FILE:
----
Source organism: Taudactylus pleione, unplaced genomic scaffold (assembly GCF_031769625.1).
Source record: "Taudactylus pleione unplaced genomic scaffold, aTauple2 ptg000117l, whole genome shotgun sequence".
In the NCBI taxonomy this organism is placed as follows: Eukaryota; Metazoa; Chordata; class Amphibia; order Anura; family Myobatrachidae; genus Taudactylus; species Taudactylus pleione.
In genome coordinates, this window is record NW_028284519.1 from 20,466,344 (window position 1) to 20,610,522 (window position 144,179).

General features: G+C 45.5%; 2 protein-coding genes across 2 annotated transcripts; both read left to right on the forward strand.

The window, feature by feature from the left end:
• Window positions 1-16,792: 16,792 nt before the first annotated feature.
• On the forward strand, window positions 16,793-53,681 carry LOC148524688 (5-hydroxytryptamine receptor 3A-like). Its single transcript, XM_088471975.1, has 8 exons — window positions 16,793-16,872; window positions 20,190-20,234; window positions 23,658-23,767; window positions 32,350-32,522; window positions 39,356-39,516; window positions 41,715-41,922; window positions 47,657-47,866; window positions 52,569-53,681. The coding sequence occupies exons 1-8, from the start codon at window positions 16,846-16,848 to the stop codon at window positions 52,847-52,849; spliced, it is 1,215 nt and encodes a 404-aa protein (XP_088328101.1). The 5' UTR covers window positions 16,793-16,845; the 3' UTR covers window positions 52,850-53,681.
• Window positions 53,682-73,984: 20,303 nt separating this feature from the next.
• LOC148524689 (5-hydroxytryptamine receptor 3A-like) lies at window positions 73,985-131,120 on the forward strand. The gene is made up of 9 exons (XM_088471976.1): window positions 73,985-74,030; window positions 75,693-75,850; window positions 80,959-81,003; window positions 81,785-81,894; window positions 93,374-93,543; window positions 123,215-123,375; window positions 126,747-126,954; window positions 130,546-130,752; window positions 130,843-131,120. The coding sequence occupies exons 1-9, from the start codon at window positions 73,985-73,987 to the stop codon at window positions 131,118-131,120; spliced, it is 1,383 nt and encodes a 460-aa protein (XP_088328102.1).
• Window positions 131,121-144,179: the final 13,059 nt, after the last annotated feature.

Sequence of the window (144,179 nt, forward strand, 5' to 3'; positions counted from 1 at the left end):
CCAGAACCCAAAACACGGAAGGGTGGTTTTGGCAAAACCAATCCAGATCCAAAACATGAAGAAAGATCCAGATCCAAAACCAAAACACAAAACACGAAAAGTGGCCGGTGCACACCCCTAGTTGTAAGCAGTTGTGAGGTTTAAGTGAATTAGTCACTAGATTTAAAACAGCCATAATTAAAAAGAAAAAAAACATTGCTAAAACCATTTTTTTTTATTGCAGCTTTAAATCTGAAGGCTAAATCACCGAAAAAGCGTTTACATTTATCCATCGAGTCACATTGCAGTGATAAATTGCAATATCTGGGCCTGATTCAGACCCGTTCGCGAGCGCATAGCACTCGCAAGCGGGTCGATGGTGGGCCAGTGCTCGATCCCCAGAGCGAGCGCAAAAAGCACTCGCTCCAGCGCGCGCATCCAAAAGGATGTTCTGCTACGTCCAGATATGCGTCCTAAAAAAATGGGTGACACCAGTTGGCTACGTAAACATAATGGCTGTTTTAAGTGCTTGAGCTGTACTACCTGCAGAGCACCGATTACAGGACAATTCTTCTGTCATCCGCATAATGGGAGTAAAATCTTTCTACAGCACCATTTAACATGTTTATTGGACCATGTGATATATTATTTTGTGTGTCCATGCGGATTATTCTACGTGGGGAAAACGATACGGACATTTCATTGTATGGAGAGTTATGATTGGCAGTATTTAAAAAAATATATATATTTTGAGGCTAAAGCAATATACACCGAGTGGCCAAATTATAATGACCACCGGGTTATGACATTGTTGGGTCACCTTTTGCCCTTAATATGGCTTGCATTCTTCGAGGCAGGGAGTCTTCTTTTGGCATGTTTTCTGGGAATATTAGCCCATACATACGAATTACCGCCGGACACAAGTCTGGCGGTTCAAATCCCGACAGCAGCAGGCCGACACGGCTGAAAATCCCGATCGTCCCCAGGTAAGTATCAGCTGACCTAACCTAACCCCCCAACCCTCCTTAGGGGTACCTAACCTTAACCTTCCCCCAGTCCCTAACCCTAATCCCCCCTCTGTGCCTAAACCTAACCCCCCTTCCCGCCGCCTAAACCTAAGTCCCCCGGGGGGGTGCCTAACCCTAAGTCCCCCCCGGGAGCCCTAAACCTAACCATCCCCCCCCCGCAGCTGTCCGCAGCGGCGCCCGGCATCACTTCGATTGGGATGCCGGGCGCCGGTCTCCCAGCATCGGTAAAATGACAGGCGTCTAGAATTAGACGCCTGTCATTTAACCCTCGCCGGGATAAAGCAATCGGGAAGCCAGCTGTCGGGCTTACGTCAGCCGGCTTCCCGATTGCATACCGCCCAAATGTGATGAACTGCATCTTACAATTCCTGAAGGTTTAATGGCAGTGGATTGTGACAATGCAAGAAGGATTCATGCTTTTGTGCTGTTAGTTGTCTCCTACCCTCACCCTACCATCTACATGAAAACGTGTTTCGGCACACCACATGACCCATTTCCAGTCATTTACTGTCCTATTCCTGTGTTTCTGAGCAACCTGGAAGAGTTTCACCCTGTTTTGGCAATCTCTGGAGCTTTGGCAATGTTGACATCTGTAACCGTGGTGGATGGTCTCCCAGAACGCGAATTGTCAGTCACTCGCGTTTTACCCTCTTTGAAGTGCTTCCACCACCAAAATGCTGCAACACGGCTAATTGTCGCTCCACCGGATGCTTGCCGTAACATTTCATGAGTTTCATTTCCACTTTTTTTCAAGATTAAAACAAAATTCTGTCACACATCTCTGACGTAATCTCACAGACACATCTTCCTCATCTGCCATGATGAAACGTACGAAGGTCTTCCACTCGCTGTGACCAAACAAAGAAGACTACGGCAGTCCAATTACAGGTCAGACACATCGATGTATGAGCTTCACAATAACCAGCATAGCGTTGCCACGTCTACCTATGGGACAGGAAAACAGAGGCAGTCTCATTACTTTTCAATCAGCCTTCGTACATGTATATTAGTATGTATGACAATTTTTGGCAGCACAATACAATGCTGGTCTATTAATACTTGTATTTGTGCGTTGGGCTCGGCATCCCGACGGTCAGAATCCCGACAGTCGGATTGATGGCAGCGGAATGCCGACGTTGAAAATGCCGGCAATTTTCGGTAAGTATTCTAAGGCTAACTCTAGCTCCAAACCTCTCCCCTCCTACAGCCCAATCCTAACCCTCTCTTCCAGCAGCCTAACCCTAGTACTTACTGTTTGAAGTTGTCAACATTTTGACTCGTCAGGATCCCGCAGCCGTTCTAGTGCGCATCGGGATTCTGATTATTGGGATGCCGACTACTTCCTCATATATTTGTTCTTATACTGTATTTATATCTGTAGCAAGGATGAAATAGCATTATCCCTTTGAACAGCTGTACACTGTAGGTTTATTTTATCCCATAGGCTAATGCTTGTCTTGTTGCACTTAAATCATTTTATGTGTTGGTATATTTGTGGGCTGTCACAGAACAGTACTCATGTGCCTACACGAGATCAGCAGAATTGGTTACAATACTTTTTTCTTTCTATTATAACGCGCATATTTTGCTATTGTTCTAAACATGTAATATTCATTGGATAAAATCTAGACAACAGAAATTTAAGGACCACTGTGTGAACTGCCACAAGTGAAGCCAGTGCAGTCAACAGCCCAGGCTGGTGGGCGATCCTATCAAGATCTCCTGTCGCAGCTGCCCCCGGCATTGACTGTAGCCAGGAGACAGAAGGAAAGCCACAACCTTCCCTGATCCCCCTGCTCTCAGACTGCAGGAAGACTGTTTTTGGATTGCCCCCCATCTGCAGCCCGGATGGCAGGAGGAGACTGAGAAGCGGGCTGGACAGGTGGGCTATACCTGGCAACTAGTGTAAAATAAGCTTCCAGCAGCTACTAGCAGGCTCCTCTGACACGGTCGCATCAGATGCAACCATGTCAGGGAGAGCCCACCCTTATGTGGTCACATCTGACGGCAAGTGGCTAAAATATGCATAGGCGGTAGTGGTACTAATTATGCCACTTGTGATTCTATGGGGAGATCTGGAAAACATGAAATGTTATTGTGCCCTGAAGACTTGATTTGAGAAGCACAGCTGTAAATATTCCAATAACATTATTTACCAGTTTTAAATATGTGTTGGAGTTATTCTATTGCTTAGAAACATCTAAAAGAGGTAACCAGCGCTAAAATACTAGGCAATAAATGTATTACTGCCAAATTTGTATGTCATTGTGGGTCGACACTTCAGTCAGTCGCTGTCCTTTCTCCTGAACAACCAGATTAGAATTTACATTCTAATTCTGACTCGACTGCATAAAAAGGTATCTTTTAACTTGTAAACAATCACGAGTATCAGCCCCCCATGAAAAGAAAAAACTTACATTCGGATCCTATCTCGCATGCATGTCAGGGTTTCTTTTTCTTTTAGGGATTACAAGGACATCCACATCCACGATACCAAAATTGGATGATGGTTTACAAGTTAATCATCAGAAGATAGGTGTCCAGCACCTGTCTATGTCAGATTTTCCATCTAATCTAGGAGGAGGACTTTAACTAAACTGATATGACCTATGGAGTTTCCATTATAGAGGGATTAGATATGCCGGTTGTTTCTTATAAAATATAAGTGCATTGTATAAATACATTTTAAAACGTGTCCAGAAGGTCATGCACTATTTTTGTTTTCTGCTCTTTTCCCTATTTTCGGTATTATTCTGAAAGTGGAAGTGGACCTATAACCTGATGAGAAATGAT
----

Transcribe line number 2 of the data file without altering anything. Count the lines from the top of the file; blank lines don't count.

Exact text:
Source record: "Taudactylus pleione unplaced genomic scaffold, aTauple2 ptg000117l, whole genome shotgun sequence".